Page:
I hope you all have a fabulous week 😘

Sunshine and Sweet Peas in Nightingale Sqaure by Heidi Swain #20booksofsummer #BookReview

I am delighted ot be sharing my review for Sunshine and Sweet Peas in Nightingale Square by Heidi Swain.

This is the 6th book I have read in the #20 Books of Summer Reading Challange. So, lets have a look and see what it is about…

Kate is on the run from her almost-divorced husband who is determined to have her back, and she has found the perfect place to hide… a little cottage on Nightingale Square in Norwich, far away from her old life in London. But the residents of Nightingale Square don’t take no for an answer, and Kate soon finds herself pulled into a friendship with Lisa, her bossy but lovely new neighbour.

Within a matter of days Kate is landed with the job of campaigning the council to turn the green into a community garden, meanwhile all the residents of Nightingale Square are horrified to discover that the Victorian mansion house on the other side of the square has been bought by developers. But when all hope is lost, the arrival of a handsome stranger is sure to turn things around! 

Heidi Swain is the perfect summer read – you’ll want to find your own green space, stretch out in the sun and dive into life at Nightingale Square.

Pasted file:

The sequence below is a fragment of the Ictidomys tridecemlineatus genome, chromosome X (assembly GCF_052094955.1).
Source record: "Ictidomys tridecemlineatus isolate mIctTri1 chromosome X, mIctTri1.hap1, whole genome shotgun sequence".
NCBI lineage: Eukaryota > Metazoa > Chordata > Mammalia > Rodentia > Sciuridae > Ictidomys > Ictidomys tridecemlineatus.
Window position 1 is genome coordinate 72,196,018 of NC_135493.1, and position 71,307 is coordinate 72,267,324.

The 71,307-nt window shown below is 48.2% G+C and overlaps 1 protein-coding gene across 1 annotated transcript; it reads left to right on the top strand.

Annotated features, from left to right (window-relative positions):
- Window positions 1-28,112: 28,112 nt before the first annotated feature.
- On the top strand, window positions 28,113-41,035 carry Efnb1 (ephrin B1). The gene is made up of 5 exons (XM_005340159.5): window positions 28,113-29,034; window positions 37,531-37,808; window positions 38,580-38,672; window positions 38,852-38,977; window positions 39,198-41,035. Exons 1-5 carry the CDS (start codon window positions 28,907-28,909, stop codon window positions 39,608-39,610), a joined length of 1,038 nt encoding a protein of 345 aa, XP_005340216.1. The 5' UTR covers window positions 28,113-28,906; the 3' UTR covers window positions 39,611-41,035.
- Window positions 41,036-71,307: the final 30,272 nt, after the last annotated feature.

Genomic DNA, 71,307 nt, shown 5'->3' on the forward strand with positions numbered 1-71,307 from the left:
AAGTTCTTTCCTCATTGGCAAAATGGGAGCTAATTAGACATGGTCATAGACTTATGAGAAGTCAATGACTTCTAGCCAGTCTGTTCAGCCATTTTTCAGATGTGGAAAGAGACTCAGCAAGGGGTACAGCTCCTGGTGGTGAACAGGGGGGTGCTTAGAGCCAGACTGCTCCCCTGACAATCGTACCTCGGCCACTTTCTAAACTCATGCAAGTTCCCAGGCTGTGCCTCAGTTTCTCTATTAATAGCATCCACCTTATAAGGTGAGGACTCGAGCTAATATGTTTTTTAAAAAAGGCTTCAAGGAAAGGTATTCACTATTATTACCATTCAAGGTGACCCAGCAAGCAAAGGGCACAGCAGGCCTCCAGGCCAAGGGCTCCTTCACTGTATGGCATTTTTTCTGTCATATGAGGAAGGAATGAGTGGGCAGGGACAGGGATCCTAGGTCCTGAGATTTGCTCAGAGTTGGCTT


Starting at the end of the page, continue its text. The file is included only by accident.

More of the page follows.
After seperating from her husband, and trying to lie low, Kate decides to move into an old cottage in Nightingale Square. It’s ideally situated and puts distance between herself and her ex-husband and also her mother. Nightingale Square is a lovely secluded area where she can just be herself and be by herself. Well, that was her plan, the thing is, is that Nightingale Square is a friendly and welcoming area and it’s residents don’t take no for an answer when it comes to getting to know you and getting you involved!

I love the idea of this square, friendly neighbours, an area with history and a warm generous community spirit. Heidi Swain has created a and conjured a wonderful setting without a doubt. She had me hooked from the first few pages.

Kate has had past problems and believes that moving somewhere new will help. But we readers all know that running away from problems doesn’t solve them. Kate is an old romantic who believes that once you have loved and lost, you will never love again! As she has left her husband that’s it as far as she is concerned.

The square is perfect for Kate as the history of it appeals to the antique dealer and history buff in her. There is a main house that dominates the square, but it is due for redevelopment and the new owners will most likely pull it down. The sense of community spirit just oozes from the pages as does the tense romance that hovers in the air. But as things start to heat up along comes a spanner to be thrown into the mix.

This is a wonderful book that is perfect for summer reading. It has drama and tension of the romantic kind as well as friendships and misunderstandings. It is a book I would happily and absolutely recommend to readers.

Many thanks for reading my post, a like or share would be fabulous 🙂 xx